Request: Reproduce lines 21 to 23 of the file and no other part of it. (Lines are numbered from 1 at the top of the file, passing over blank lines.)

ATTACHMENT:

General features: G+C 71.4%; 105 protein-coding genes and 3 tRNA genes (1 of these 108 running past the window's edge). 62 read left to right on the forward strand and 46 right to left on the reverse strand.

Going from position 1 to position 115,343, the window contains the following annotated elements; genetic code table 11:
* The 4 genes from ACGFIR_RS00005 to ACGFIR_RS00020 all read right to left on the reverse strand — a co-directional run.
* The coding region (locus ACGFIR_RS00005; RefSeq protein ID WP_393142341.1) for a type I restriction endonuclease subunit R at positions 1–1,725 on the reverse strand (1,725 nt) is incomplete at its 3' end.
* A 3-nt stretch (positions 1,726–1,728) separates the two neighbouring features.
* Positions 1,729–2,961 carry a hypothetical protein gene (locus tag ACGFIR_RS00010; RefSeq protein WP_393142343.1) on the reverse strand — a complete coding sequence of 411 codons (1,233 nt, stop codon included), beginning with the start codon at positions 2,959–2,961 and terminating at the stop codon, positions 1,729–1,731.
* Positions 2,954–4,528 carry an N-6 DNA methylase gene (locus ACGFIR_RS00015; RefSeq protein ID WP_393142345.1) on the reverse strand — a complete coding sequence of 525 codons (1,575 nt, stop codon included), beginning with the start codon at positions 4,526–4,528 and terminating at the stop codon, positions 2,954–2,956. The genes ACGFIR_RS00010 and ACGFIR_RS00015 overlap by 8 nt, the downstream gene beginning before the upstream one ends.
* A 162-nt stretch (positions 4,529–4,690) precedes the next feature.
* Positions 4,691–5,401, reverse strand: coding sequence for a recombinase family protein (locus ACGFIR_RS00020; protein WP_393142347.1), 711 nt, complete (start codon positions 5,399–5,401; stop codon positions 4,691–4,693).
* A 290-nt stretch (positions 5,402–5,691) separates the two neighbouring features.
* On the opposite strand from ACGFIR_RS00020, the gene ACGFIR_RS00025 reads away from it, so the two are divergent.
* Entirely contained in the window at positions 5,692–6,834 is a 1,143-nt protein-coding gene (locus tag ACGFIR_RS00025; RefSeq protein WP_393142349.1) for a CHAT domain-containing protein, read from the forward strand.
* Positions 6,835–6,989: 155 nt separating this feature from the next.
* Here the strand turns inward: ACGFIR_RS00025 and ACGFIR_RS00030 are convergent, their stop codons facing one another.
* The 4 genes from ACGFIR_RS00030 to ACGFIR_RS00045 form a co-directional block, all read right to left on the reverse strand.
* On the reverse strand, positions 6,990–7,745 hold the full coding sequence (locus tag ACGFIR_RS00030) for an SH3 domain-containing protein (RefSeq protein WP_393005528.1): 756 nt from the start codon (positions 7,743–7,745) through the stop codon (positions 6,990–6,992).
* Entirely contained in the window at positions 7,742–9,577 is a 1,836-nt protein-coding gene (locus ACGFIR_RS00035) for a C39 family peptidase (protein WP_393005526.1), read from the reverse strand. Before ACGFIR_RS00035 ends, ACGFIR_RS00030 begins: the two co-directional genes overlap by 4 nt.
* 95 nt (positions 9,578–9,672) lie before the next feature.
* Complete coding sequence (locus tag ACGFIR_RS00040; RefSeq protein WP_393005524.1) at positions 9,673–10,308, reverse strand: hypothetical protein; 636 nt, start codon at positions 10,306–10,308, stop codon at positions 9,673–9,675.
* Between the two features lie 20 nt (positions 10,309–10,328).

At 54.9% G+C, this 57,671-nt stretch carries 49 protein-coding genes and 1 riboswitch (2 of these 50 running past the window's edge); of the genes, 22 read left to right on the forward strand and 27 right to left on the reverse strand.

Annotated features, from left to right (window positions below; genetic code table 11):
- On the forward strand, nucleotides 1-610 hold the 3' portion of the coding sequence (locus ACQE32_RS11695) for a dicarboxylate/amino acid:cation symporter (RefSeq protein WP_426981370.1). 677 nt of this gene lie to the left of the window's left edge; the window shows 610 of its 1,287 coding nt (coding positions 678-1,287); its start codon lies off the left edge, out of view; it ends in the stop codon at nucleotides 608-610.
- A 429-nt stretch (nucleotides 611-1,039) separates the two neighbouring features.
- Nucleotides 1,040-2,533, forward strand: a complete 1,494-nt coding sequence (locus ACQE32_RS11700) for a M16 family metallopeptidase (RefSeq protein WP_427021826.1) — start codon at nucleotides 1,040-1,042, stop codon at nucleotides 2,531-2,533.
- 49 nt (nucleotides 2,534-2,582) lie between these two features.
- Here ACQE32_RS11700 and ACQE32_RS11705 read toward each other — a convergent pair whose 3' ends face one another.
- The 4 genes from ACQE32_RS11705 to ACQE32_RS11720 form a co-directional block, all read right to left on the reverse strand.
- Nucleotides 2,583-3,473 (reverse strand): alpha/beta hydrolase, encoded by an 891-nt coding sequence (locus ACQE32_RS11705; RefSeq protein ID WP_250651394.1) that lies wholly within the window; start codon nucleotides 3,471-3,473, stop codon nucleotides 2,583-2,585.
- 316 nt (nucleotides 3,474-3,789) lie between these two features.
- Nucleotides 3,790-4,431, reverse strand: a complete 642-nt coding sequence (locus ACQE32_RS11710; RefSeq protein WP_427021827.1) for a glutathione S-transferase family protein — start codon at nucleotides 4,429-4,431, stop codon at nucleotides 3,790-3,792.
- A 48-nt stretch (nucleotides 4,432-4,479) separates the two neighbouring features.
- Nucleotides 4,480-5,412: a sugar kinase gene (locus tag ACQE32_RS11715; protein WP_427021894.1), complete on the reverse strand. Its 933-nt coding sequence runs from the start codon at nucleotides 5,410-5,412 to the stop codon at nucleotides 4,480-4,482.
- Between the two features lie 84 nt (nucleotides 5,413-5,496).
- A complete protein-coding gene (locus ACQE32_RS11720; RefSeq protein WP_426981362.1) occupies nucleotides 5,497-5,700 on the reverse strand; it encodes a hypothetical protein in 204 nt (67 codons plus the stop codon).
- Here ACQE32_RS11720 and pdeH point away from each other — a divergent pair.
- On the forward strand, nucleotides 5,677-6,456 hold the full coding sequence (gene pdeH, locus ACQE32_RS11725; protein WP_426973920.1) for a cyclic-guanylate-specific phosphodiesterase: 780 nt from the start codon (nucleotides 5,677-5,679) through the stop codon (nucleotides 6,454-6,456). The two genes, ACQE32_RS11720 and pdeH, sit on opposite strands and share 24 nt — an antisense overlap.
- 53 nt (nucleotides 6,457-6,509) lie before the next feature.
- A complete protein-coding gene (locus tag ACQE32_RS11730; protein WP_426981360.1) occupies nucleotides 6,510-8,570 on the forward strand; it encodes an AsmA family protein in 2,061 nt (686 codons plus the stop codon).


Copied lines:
At 54.9% G+C, this 57,671-nt stretch carries 49 protein-coding genes and 1 riboswitch (2 of these 50 running past the window's edge); of the genes, 22 read left to right on the forward strand and 27 right to left on the reverse strand.

Annotated features, from left to right (window positions below; genetic code table 11):
- On the forward strand, nucleotides 1-610 hold the 3' portion of the coding sequence (locus ACQE32_RS11695) for a dicarboxylate/amino acid:cation symporter (RefSeq protein WP_426981370.1). 677 nt of this gene lie to the left of the window's left edge; the window shows 610 of its 1,287 coding nt (coding positions 678-1,287); its start codon lies off the left edge, out of view; it ends in the stop codon at nucleotides 608-610.